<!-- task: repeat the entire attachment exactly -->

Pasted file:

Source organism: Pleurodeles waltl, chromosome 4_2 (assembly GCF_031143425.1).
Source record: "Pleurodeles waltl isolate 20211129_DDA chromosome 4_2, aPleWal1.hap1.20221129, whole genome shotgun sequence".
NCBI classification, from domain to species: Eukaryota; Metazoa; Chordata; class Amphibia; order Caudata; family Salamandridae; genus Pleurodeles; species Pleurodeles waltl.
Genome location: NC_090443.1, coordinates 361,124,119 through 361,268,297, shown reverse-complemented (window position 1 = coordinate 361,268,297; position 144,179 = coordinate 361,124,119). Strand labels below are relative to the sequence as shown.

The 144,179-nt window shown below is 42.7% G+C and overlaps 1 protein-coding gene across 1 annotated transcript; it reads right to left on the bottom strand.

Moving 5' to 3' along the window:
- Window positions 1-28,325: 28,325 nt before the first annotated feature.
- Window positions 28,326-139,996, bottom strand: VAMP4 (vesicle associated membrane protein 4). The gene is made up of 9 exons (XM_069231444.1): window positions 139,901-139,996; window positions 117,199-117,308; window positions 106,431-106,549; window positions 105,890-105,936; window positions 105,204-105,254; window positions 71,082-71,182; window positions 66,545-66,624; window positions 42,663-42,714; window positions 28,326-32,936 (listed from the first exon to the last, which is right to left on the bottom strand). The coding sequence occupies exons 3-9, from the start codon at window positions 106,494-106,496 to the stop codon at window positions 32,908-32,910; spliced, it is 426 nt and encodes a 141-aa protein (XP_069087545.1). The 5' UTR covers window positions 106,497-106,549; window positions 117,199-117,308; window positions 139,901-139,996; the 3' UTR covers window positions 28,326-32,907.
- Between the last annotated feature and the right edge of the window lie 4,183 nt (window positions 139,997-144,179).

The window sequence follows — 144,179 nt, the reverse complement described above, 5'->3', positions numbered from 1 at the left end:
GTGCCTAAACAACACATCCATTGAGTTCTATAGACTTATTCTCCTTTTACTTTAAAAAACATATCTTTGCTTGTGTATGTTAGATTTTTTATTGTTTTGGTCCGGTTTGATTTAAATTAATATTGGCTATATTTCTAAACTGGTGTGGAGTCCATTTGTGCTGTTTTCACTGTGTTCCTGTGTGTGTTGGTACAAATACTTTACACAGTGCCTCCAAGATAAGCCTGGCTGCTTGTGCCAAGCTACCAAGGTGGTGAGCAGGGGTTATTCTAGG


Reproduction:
Source organism: Pleurodeles waltl, chromosome 4_2 (assembly GCF_031143425.1).
Source record: "Pleurodeles waltl isolate 20211129_DDA chromosome 4_2, aPleWal1.hap1.20221129, whole genome shotgun sequence".
NCBI classification, from domain to species: Eukaryota; Metazoa; Chordata; class Amphibia; order Caudata; family Salamandridae; genus Pleurodeles; species Pleurodeles waltl.
Genome location: NC_090443.1, coordinates 361,124,119 through 361,268,297, shown reverse-complemented (window position 1 = coordinate 361,268,297; position 144,179 = coordinate 361,124,119). Strand labels below are relative to the sequence as shown.

The 144,179-nt window shown below is 42.7% G+C and overlaps 1 protein-coding gene across 1 annotated transcript; it reads right to left on the bottom strand.

Moving 5' to 3' along the window:
- Window positions 1-28,325: 28,325 nt before the first annotated feature.
- Window positions 28,326-139,996, bottom strand: VAMP4 (vesicle associated membrane protein 4). The gene is made up of 9 exons (XM_069231444.1): window positions 139,901-139,996; window positions 117,199-117,308; window positions 106,431-106,549; window positions 105,890-105,936; window positions 105,204-105,254; window positions 71,082-71,182; window positions 66,545-66,624; window positions 42,663-42,714; window positions 28,326-32,936 (listed from the first exon to the last, which is right to left on the bottom strand). The coding sequence occupies exons 3-9, from the start codon at window positions 106,494-106,496 to the stop codon at window positions 32,908-32,910; spliced, it is 426 nt and encodes a 141-aa protein (XP_069087545.1). The 5' UTR covers window positions 106,497-106,549; window positions 117,199-117,308; window positions 139,901-139,996; the 3' UTR covers window positions 28,326-32,907.
- Between the last annotated feature and the right edge of the window lie 4,183 nt (window positions 139,997-144,179).

The window sequence follows — 144,179 nt, the reverse complement described above, 5'->3', positions numbered from 1 at the left end:
GTGCCTAAACAACACATCCATTGAGTTCTATAGACTTATTCTCCTTTTACTTTAAAAAACATATCTTTGCTTGTGTATGTTAGATTTTTTATTGTTTTGGTCCGGTTTGATTTAAATTAATATTGGCTATATTTCTAAACTGGTGTGGAGTCCATTTGTGCTGTTTTCACTGTGTTCCTGTGTGTGTTGGTACAAATACTTTACACAGTGCCTCCAAGATAAGCCTGGCTGCTTGTGCCAAGCTACCAAGGTGGTGAGCAGGGGTTATTCTAGG